But once Ledecky, 25, walked onto the pool deck and took her place on the starting blocks Monday, the race was all but over, the only remaining questions being how low she would go and how far ahead of the field she would finish. The answers: 15 minutes 30.15 seconds (the sixth-fastest time in history), and half a pool-length.
Ledecky’s gold medal Monday was her second in two races at this meet and the 17th of her career at world championships, the most of any female swimmer and third ever behind Michael Phelps (26) and Ryan Lochte (18). With the 800 free and 4×200 free relay remaining, she could pass Lochte for second place by the end of the meet.
Katie Ledecky is 25 and getting faster, still reaching for another wall
American teammate Katie Grimes, a 16-year-old who is part of the generation of young distance swimmers inspired by Ledecky, took the silver medal in 15:44.89, with Australia’s Lani Pallister (15:48.96) taking bronze.
“It’s pretty wild,” Ledecky said to NBC in a poolside interview just after the race, when asked about her career haul of medals, “because I feel like it was just yesterday I was in Barcelona [in 2013] at my first worlds.”
At the wall after the race, Ledecky punched at the water in celebration, then greeted Grimes in the next lane over with a high-five and a hug.
“Just to see how far she’s come in a year and the maturity she has and how much energy she brings to the team — I don’t think I was like that when I was her age,” Ledecky said of Grimes. “It’s just awesome being on the blocks next to her, and to share this moment with her is really awesome.”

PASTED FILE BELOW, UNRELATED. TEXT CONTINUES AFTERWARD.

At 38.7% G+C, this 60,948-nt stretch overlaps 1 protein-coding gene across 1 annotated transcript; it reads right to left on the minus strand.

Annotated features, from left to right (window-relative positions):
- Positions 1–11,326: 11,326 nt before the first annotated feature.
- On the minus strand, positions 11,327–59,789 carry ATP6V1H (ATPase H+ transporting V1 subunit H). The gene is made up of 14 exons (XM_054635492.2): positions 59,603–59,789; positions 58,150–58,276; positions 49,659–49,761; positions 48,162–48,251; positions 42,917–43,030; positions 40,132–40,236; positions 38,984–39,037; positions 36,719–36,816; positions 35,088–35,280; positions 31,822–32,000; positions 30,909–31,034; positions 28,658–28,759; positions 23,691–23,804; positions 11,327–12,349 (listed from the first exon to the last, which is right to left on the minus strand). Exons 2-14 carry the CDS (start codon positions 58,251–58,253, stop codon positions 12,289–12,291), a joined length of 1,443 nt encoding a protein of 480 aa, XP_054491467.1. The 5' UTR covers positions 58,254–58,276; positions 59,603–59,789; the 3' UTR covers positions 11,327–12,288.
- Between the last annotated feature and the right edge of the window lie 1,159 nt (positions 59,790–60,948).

Ledecky hadn’t lost in the 1,500 in more than a decade, and she owns the top 13 times in history at that distance. Though her time Monday was nearly 10 seconds off her world record (15:20.48) from 2018, it was significantly faster than her winning time a year ago at the Tokyo Olympics (15:37.34) — more evidence that her move last fall to Gainesville , Fla. and coach Anthony Nesty is paying off in dropped time.
“It takes a lot of hard work,” Ledecky told reporters of her continued dominance a full decade after her breakthrough gold medal in the 800 free at the 2012 London Olympics. “You have to put in the work, and put in the work outside the pool, in terms of recovery, especially as you get older. To have that longevity, you can’t get complacent.”
The 1-2 finish for Ledecky and Grimes in the 1,500 headlined a six-medal haul for Team USA on day three of the world championship meet. Regan Smith won gold in the women’s 100-meter backstroke, with Claire Curzan taking bronze, while Ryan Murphy and Hunter Armstrong took silver and bronze, respectively, in the men’s 100 backstroke.